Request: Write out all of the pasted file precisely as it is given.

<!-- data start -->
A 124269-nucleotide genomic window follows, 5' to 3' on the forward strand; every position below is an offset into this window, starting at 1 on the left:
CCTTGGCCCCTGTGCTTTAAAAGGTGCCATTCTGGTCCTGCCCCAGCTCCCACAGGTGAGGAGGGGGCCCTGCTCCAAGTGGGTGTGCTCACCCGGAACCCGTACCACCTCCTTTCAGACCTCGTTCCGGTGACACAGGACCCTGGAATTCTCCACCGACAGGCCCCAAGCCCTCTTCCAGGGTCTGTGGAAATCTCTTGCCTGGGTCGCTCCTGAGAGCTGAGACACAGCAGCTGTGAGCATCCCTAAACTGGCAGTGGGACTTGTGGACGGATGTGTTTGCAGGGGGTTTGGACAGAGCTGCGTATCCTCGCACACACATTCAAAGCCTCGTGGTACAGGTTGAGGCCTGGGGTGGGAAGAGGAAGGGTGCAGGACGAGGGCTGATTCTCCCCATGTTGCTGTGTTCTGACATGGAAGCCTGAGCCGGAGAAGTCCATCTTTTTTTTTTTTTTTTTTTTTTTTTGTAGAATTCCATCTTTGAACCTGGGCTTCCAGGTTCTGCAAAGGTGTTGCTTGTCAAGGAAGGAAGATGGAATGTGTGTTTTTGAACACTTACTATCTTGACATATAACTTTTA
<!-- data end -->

A 124269-nucleotide genomic window follows, 5' to 3' on the forward strand; every position below is an offset into this window, starting at 1 on the left:
CCTTGGCCCCTGTGCTTTAAAAGGTGCCATTCTGGTCCTGCCCCAGCTCCCACAGGTGAGGAGGGGGCCCTGCTCCAAGTGGGTGTGCTCACCCGGAACCCGTACCACCTCCTTTCAGACCTCGTTCCGGTGACACAGGACCCTGGAATTCTCCACCGACAGGCCCCAAGCCCTCTTCCAGGGTCTGTGGAAATCTCTTGCCTGGGTCGCTCCTGAGAGCTGAGACACAGCAGCTGTGAGCATCCCTAAACTGGCAGTGGGACTTGTGGACGGATGTGTTTGCAGGGGGTTTGGACAGAGCTGCGTATCCTCGCACACACATTCAAAGCCTCGTGGTACAGGTTGAGGCCTGGGGTGGGAAGAGGAAGGGTGCAGGACGAGGGCTGATTCTCCCCATGTTGCTGTGTTCTGACATGGAAGCCTGAGCCGGAGAAGTCCATCTTTTTTTTTTTTTTTTTTTTTTTTTGTAGAATTCCATCTTTGAACCTGGGCTTCCAGGTTCTGCAAAGGTGTTGCTTGTCAAGGAAGGAAGATGGAATGTGTGTTTTTGAACACTTACTATCTTGACATATAACTTTTA